Trends of robotic assisted surgery for thyroid, colorectal, stomach and hepatopancreaticobiliary cancer-10 year Korea trend investigation

for the Korean Association of Robotic Surgeons (KAROS) Study Group

Research output: Contribution to journalArticlepeer-review

Abstract

Background: The current position of robotic surgery in the field of minimally invasive surgery remains ambiguous. We evaluated long-term trends of robotic general surgery and the future direction of its development. Methods: Data on robotic cancer surgeries between 2005 and 2014 were retrospectively collected by volunteer institutions in the Republic of Korea. Spearman's correlation and logistic regression analyses were used to compare robotic and laparoscopic surgery trends in general surgery. Results: The odds that robotic surgery was performed instead of laparoscopic surgery significantly decreased in the fields of colorectal, stomach, and hepato-biliary-pancreatic surgery (odds ratio [OR]: 0.95, 95% confidence interval [CI]: 0.93–0.97; OR: 0.90, 95% CI: 0.88–0.92; and OR: 0.71, 95% CI: 0.65–0.78, respectively), except for thyroid surgery (OR: 1.28, 95% CI: 1.25–1.30). Of the total numbers of each procedure, proportions of robotic intersphincteric resections, abdominoperineal resections, and pylorus-preserving surgery performed significantly increased (r = 0.98, P < .001; r = 0.78, P = .01; and r = 0.86, P = .007, respectively). Conclusions: The use of robotic surgery failed to preponderate that of laparoscopic surgery, except for thyroid surgery. Robotic surgery is increasingly preferred for limited fields or complex surgeries, but the use of robotics in simple surgeries has decreased.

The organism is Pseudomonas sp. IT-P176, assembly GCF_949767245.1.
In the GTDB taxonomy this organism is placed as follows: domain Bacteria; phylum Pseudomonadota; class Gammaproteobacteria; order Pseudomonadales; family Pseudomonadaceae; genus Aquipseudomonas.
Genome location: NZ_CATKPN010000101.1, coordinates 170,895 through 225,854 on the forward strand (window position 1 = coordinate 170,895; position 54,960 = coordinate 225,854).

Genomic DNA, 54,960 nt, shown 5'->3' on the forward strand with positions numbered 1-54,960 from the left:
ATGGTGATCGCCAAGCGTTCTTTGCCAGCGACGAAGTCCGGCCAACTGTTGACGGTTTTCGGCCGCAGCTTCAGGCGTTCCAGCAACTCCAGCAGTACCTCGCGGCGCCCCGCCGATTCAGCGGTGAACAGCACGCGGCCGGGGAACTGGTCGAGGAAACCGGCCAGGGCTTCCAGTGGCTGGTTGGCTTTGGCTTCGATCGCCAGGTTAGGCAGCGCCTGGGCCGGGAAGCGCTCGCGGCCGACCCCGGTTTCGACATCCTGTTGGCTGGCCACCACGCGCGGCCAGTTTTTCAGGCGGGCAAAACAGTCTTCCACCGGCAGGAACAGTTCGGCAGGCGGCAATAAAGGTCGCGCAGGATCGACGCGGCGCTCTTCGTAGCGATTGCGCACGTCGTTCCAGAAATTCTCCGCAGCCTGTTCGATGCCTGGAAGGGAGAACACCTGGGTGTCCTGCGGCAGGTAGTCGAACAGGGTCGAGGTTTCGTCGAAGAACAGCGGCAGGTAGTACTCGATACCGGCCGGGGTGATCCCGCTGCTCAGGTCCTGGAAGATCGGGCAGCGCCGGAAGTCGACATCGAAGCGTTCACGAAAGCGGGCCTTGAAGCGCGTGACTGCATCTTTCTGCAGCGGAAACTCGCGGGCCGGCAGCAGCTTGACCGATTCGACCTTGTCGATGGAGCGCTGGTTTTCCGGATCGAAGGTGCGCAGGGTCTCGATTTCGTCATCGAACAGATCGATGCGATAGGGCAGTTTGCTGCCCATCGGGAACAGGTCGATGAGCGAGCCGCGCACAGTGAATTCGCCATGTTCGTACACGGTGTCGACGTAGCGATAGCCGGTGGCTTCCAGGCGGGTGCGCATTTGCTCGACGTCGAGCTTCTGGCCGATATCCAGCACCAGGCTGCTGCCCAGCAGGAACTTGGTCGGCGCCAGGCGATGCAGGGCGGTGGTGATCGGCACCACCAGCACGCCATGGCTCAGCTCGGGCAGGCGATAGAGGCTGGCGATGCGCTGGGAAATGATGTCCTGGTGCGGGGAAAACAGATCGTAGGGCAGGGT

Original languageEnglish
JournalAsian Journal of Surgery
DOIs
Publication statusAccepted/In press - 2020

Bibliographical note

Funding Information:
This research was supported by the Korea University Future Research Grant (grant number K1615591 ) and by a grant from the Korea Health Technology R&D Project through the Korea Health Industry Development Institute , funded by the Ministry of Health and Welfare, Republic of Korea (grant number HC17C0050 ).

Funding Information:
The authors have no potential or actual personal, political, or financial conflicts of interest related to this study. This research was supported by the Korea University Future Research Grant (grant number K1615591 ) and by a grant from the Korea Health Technology R&D Project through the Korea Health Industry Development Institute , funded by the Ministry of Health and Welfare, Republic of Korea (grant number HC17C0050 ).

All Science Journal Classification (ASJC) codes

  • Surgery

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